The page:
• Nutritional Foods / Supplements. (Although this one is intriguing because he's wearing a UNC shirt, the college that he has since committed to).

  • Searching for the Right College.

One thing that I think will become more prevalent in the High School NIL space just like it has during the evolution of NIL in college athletics over the past few years is the increase in development of opportunities with individuals that have unique attributes, including those in less visible sports such as wrestling, bowling, golf, field hockey, etc.


#8 - Jalen Langsy - Minnesota

As we head into the home stretch with our final two, we're going to circle back to the North Star State and High School basketball player Jalen Langsy, who is a very interesting story.

As I stated earlier in regards to organizations / brands looking for ways to connect further with student-athletes in specific ways, Jalen's NIL deal with MT Noodles out of the Minneapolis seems to epitomize just that.

MT Noodles is a Vietnamese restaurant located in Brooklyn Park, Minnesota that works to provide "the authentic taste of Vietnam to your plate". (

As you read further regarding how this relationship and eventual NIL deal began, the owner of MT Noodles Justin Bui expressed that as a fan of former NBA player Jeremy Lin, he connected with the representation Lin provided for him as a youth, and felt that Jalen offers an incredible opportunity to influence the Asian community in a positive way.

Jalen became the first known high school Asian American athlete to receive an NIL endorsement, and in collaboration with MT Noodles, "hopes to empower and align with Asian youth locally" and "highlight the best aspects of our rich culture an celebrate who we are".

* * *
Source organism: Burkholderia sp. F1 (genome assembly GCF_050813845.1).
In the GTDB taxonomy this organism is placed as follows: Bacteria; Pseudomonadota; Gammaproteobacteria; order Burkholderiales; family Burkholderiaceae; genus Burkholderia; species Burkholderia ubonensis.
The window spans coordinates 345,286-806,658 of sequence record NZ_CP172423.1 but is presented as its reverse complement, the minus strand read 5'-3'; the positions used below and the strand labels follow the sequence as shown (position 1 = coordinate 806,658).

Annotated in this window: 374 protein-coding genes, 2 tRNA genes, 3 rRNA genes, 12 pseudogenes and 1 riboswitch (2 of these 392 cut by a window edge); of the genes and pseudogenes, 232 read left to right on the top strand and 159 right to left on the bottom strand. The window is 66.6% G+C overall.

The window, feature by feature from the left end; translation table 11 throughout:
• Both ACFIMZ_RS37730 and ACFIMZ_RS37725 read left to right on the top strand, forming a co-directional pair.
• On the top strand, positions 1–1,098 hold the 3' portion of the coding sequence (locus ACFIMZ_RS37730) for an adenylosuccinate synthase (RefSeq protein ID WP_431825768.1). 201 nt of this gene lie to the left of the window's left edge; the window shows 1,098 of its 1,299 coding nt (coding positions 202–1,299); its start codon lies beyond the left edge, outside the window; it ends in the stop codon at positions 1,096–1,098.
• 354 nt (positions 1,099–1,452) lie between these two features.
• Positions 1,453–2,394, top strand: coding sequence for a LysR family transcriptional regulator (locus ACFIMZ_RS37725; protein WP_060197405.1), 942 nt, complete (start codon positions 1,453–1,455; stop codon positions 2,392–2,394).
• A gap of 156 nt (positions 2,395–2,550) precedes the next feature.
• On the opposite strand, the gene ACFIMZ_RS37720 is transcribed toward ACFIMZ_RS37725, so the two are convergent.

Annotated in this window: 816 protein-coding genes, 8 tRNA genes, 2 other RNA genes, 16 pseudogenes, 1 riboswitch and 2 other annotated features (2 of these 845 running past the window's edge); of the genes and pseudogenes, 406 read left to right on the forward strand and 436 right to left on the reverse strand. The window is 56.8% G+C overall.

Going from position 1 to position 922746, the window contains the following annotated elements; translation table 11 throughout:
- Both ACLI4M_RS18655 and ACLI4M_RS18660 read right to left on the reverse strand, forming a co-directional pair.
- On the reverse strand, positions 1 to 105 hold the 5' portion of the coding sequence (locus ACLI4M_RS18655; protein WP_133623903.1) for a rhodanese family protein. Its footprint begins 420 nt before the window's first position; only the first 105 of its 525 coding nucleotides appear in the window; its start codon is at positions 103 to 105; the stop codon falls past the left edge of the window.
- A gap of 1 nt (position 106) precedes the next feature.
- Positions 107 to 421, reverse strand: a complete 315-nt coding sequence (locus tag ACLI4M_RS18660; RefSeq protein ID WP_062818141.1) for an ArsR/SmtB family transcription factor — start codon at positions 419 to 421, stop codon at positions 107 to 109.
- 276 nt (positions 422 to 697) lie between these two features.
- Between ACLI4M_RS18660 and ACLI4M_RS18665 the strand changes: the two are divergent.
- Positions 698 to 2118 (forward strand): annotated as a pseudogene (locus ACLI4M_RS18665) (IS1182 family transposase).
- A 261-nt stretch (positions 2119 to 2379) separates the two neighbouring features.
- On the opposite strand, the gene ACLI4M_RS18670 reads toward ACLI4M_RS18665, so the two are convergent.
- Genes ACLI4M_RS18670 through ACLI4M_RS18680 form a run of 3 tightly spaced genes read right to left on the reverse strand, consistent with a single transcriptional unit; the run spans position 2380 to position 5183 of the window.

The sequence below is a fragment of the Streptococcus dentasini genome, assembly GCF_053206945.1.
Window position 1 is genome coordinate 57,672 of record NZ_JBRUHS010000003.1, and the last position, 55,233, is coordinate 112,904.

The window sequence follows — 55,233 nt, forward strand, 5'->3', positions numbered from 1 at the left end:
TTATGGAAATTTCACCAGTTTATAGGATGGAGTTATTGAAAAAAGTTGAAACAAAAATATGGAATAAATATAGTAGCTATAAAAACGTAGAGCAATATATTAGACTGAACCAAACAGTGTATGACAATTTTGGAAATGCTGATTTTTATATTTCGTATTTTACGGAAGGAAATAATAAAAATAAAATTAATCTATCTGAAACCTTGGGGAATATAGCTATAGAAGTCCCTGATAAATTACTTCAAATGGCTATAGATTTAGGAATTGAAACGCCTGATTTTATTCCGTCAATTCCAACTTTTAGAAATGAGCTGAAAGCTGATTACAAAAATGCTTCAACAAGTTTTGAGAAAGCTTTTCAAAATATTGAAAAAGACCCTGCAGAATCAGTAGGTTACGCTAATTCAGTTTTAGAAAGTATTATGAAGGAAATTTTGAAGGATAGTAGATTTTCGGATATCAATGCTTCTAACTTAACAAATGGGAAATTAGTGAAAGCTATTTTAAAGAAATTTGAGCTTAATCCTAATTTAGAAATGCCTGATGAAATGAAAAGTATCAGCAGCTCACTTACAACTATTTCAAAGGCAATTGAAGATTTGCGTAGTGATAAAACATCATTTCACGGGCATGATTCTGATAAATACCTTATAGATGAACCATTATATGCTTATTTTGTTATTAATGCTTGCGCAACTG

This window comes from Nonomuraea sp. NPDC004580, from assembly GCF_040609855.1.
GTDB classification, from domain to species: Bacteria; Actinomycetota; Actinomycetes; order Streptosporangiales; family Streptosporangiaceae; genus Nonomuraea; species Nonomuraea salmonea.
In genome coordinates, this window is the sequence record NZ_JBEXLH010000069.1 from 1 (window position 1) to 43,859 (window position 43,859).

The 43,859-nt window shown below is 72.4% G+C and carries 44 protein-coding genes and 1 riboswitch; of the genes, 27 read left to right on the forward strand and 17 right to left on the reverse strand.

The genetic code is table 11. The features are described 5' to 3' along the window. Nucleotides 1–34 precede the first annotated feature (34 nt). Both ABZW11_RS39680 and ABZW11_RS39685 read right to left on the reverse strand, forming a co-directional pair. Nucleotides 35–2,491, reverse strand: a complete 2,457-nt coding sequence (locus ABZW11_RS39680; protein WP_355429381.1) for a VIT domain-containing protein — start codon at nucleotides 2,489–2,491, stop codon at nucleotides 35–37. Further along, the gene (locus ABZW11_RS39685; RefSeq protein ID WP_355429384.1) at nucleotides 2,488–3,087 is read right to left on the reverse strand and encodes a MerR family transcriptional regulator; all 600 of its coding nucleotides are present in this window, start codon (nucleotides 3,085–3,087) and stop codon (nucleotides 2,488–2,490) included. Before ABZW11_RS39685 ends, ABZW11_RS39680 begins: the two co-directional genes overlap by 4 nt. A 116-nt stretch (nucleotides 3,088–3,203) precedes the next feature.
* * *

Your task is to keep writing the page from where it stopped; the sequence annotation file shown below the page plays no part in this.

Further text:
Mr. Bui went on to say:

"We believe Jalen is the perfect representation of Asian empowerment breaking barriers not seen before in Minnesota."


#9 - Jada Williams - California (by way of Missouri)

As we finish our list, we're going to take a look at a student-athlete that many call the face of High School NIL - Ms. Jada Williams, a senior basketball player at La Jolla Country Day School in San Diego, California.

There's a lot to consider when describing Jada's journey within the NIL world, but here are a just a few pertinent notes:

  • She garnered social media stardom / massive following beginning at the age of 11 when she began posting her intense 6:00 am workout videos to social media / youtube under the nickname of "Lil' Bullet", becoming known for not only unique skills on the court, but also in the ability to engage people.

  • Much of her focus was on her incredible capacity to do what she calls "crazy things" such as 360 degree and between the leg lay ups that were only expected from her male counterpart players. As she stated in an interview with APNews:

“So then a lot of girls started doing it and then we just all created a women’s basketball community that we’re now fighting for to get equal rights and stuff. It’s kind of cool to see.”